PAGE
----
the perpetrator, if any, might be Farfrae. These isolated hours of supersti-
tion came to Henchard in time of moody depression, when all his prac-
tical largeness of view had oozed out of him.

   Meanwhile Donald Farfrae prospered. He had purchased in so de-
pressed a market that the present moderate stiffness of prices was suffi-
cient to pile for him a large heap of gold where a little one had been.
   "Why, he'll soon be Mayor!" said Henchard. It was indeed hard that
the speaker should, of all others, have to follow the triumphal chariot of
this man to the Capitol.
   The rivalry of the masters was taken up by the men.
   September-night shades had fallen upon Casterbridge; the clocks had
struck half-past eight, and the moon had risen. The streets of the town
were curiously silent for such a comparatively early hour. A sound of
jangling horse-bells and heavy wheels passed up the street. These were
followed by angry voices outside Lucetta's house, which led her and
Elizabeth-Jane to run to the windows, and pull up the blinds.
   The neighbouring Market House and Town Hall abutted against its
next neighbour the Church except in the lower storey, where an arched
thoroughfare gave admittance to a large square called Bull Stake. A stone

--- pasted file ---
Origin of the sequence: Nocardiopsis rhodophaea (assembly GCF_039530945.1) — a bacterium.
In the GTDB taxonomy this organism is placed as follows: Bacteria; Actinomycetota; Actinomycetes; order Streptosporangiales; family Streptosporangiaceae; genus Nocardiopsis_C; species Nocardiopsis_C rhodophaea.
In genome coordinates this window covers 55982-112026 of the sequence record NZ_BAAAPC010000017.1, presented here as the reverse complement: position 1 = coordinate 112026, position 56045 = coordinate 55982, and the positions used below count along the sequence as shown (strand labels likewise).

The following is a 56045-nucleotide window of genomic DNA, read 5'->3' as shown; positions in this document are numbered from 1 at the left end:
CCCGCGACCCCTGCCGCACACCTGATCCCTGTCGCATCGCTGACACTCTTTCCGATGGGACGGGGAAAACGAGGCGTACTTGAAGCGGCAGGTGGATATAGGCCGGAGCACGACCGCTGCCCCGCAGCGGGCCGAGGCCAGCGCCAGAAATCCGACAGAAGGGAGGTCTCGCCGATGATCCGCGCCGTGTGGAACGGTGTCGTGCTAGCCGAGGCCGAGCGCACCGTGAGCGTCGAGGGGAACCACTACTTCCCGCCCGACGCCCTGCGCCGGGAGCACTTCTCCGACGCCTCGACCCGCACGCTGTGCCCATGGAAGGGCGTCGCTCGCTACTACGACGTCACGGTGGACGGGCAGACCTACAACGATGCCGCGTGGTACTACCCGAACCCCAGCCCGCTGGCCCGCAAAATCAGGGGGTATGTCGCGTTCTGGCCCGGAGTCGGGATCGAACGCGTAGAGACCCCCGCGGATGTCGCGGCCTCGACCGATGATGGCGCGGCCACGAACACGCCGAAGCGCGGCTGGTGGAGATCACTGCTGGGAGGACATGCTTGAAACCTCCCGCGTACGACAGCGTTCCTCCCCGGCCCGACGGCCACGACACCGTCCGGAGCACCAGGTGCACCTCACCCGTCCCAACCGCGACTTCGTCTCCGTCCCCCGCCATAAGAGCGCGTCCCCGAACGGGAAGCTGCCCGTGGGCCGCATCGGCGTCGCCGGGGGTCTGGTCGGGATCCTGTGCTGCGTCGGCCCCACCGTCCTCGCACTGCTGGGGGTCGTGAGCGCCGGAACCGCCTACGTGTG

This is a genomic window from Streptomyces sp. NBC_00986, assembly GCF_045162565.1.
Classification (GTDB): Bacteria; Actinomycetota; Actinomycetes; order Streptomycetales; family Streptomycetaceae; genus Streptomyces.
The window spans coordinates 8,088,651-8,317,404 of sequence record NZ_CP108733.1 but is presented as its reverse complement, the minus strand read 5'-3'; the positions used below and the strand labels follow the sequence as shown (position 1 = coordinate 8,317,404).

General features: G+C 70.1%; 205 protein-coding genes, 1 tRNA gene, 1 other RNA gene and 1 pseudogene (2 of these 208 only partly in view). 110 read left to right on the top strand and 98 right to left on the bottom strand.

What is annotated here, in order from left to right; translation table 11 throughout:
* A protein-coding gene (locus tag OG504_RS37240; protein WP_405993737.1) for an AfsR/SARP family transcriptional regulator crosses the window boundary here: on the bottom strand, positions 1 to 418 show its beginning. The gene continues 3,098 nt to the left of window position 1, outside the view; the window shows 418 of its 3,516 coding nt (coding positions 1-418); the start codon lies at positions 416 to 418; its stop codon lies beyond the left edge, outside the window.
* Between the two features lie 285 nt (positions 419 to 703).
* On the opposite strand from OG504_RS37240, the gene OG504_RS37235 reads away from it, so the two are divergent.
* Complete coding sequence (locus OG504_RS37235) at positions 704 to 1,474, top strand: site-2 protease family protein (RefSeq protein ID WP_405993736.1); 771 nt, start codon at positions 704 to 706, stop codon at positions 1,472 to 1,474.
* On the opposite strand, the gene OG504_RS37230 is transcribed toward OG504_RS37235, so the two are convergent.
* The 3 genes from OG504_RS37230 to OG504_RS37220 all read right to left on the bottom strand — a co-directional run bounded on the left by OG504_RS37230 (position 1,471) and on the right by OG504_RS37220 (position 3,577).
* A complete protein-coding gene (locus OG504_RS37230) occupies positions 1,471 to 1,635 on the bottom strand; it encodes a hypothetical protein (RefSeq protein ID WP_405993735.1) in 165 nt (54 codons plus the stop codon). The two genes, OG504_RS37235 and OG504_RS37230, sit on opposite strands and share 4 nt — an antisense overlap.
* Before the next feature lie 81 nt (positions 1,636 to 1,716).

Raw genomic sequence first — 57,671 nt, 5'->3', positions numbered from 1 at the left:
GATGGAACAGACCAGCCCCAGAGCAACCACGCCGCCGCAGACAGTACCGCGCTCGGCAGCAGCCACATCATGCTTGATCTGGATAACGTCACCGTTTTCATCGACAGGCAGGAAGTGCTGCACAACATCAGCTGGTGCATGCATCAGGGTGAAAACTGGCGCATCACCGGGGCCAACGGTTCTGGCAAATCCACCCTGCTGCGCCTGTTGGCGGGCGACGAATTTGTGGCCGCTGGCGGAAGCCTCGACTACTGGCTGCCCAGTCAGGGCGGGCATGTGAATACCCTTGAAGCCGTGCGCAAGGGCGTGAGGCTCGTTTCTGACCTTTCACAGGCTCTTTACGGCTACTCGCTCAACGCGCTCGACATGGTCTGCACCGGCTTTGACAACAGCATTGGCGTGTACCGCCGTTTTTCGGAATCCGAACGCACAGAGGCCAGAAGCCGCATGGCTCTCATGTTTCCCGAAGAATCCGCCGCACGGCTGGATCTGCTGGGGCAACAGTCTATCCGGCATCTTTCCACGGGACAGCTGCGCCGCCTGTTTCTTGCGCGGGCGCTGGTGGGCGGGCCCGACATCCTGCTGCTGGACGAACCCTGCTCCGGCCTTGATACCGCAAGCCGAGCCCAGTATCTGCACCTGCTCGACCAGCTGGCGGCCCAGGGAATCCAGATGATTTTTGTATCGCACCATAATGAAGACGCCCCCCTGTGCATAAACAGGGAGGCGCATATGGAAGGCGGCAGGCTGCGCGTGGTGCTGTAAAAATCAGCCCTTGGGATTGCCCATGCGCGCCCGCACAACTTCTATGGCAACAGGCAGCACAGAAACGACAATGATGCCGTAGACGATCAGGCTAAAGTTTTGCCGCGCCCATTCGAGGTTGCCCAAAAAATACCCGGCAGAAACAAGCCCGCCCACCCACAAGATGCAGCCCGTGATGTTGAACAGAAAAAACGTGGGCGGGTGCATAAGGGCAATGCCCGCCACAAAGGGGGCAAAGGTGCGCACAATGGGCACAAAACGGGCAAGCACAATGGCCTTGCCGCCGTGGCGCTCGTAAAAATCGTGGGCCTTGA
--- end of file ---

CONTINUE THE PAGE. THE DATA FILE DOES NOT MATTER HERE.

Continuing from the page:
post rose in the midst, to which the oxen had formerly been tied for bait-
ing with dogs to make them tender before they were killed in the adjoin-
ing shambles. In a corner stood the stocks.
   The thoroughfare leading to this spot was now blocked by two four-
horse waggons and horses, one laden with hay-trusses, the leaders hav-
ing already passed each other, and become entangled head to tail. The
passage of the vehicles might have been practicable if empty; but built
up with hay to the bedroom windows as one was, it was impossible.
   "You must have done it a' purpose!" said Farfrae's waggoner. "You can
hear my horses' bells half-a-mile such a night as this!"
   "If ye'd been minding your business instead of zwailing along in such
a gawk-hammer way, you would have zeed me!" retorted the wroth rep-
resentative of Henchard.
   However, according to the strict rule of the road it appeared that
Henchard's man was most in the wrong, he therefore attempted to back
into the High Street. In doing this the near hind-wheel rose against the
churchyard wall and the whole mountainous load went over, two of the
four wheels rising in the air, and the legs of the thill horse.
   Instead of considering how to gather up the load the two men closed
in a fight with their fists. Before the first round was quite over Henchard
came upon the spot, somebody having run for him.
   Henchard sent the two men staggering in contrary directions by collar-
ing one with each hand, turned to the horse that was down, and extric-